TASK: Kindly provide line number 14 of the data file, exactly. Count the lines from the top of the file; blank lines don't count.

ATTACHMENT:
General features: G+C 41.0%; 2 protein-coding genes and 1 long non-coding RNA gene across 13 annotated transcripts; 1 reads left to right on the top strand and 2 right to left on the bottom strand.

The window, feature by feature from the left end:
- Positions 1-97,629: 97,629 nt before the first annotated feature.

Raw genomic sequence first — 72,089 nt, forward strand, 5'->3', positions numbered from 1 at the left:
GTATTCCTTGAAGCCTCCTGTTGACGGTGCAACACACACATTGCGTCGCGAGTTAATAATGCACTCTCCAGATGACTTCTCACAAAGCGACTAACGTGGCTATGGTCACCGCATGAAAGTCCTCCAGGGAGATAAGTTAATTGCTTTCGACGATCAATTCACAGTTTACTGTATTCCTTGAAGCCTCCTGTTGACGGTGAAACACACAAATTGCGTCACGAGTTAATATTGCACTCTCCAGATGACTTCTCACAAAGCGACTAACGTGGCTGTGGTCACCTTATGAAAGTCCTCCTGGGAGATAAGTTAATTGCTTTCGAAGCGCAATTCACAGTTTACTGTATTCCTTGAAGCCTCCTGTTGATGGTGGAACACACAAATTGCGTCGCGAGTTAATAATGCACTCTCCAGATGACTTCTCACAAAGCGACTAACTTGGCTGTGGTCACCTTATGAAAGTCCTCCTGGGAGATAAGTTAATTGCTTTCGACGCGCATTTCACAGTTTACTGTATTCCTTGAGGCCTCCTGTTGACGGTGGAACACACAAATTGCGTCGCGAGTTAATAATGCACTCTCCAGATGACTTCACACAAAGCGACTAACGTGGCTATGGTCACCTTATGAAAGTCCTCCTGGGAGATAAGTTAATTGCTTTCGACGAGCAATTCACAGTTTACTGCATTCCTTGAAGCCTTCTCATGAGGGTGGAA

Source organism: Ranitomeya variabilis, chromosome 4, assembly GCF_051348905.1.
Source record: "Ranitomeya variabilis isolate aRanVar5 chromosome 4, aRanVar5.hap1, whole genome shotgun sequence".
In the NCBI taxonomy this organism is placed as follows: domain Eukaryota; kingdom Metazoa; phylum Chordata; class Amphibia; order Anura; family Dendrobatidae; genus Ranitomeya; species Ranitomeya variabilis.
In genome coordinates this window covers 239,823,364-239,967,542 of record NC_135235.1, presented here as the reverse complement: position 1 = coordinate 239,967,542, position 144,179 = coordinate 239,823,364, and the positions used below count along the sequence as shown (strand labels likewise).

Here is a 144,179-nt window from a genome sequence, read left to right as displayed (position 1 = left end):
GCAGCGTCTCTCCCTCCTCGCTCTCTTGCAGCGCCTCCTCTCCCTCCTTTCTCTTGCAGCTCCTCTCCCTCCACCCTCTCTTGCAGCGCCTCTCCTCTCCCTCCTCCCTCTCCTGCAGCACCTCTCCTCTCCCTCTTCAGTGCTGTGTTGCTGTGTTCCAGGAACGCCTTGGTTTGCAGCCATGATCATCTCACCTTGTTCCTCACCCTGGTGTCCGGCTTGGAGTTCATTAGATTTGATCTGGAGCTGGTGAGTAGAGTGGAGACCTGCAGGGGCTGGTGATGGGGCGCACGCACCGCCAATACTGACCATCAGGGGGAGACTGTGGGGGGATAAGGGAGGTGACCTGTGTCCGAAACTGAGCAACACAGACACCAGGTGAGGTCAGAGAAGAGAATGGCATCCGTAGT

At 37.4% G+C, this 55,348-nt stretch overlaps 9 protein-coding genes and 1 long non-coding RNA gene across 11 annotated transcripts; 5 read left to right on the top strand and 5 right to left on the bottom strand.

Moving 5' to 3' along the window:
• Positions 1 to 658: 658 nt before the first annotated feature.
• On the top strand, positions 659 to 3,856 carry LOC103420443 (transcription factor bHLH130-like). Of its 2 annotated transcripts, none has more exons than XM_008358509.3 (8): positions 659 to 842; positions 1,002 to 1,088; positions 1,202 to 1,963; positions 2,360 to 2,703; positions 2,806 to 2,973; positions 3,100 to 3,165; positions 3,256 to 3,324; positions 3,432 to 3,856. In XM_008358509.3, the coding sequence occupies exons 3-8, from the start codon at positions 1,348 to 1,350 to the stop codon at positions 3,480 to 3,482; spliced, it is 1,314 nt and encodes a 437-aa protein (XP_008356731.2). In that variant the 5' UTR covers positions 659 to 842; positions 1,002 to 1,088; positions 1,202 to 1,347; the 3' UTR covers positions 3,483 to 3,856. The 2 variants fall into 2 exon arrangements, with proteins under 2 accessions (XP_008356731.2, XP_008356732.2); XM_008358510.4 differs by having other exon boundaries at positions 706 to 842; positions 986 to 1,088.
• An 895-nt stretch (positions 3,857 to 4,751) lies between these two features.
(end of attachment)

• Positions 1 to 658: 658 nt before the first annotated feature.